Modelling epidemics: the maths behind disease outbreaks

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Epidemiology has come a long way since John Snow’s famed investigations into the causes of cholera in 19th-century London. It now forms the basis of modern public health and has progressed at a pace beyond that of many other fields. The incorporation of mathematical and computational methods into the study of disease processes is now routine.

This approach is particularly powerful when it comes to epidemics; infectious disease outbreaks that affect vast numbers of people and can spread rapidly. The past ten years alone have seen major outbreaks of swine flu, the Ebola and Zika viruses, and even a resurgence of plague in some regions.

Outbreaks such as these are likely to become more common with climate change, movement of people, and failing antibiotics. Mathematical modelling, which can predict disease progress and outcome as well as identify the potential causes of transmission and optimal interventions, is an increasingly important implement in the toolkit of modern epidemiology.

Despite this, the inner workings of these mathematical models remain a mystery to many, even those who rely on their results. Three recent studies published in the Elsevier open access journal Epidemics aim to change this and make the mechanics of disease modelling accessible to many more people.

The flu-tracking app

Now considered merely a nuisance to most, the flu can in fact be a deadly virus. In 1918, the Spanish flu pandemic, caused by a strain of the H1N1 influenza virus, killed an estimated 5% of the entire global population at the time.

To commemorate the 100th anniversary of the outbreak – one of the deadliest natural events in human history – the BBC commissioned a documentary and citizen science experiment to simulate the outbreak of a flu pandemic in 2018.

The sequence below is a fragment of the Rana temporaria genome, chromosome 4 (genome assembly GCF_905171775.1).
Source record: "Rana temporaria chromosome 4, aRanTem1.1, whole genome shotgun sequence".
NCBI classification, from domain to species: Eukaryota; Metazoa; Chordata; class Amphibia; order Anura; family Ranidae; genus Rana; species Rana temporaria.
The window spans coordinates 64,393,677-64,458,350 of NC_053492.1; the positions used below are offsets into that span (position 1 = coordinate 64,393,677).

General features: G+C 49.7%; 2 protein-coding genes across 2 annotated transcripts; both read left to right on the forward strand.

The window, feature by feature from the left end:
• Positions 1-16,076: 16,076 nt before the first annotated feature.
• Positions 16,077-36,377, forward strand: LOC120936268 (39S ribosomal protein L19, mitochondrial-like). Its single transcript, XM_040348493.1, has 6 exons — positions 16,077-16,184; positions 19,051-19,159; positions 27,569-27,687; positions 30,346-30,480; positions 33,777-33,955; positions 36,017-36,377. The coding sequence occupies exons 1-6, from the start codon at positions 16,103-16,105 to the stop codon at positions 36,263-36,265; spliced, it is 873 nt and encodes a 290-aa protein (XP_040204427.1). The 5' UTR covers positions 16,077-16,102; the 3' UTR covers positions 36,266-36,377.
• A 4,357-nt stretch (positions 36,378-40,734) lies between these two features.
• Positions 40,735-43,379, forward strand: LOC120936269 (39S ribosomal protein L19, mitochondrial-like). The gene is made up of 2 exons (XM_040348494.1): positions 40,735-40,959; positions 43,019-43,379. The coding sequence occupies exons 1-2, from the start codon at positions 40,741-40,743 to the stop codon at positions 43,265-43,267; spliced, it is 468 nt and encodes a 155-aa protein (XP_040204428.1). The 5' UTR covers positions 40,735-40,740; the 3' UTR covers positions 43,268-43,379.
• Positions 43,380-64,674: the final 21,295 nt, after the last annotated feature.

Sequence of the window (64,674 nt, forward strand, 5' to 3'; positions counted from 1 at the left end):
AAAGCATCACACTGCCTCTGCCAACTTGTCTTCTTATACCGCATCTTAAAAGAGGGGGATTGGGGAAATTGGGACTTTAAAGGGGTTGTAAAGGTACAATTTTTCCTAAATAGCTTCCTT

The documentary, Contagion! The BBC Four Pandemic, went alongside a smartphone app through which viewers could upload data on their movements and contact with other people throughout the day – what epidemiologists call ‘mixing patterns’.

The maths team behind the app, based at the University of Cambridge and the London School of Hygiene and Tropical Medicine, used this data to build and run a model of how a pandemic would spread across the country. They estimated that, in a worst-case scenario, over 40 million people could become infected and the death toll could be up to 886,000.

The app’s collection period ran until the end of December 2018 and the vast data set will soon be made available in full to the scientific community. This data set, the first on such a scale, will allow scientists around the globe to model the influence of human movement and contact patterns on the spread of infectious disease.

The results could be useful in preparing for future disease outbreaks. Just ten years ago the H1N1 flu virus, popularly known as swine flu, re-emerged to cause a pandemic, infecting up to 200 million people and causing global concern. The data collected by these researchers will be critical to improving understanding of how an infectious disease such as flu can spread.


Epidemix: online disease modelling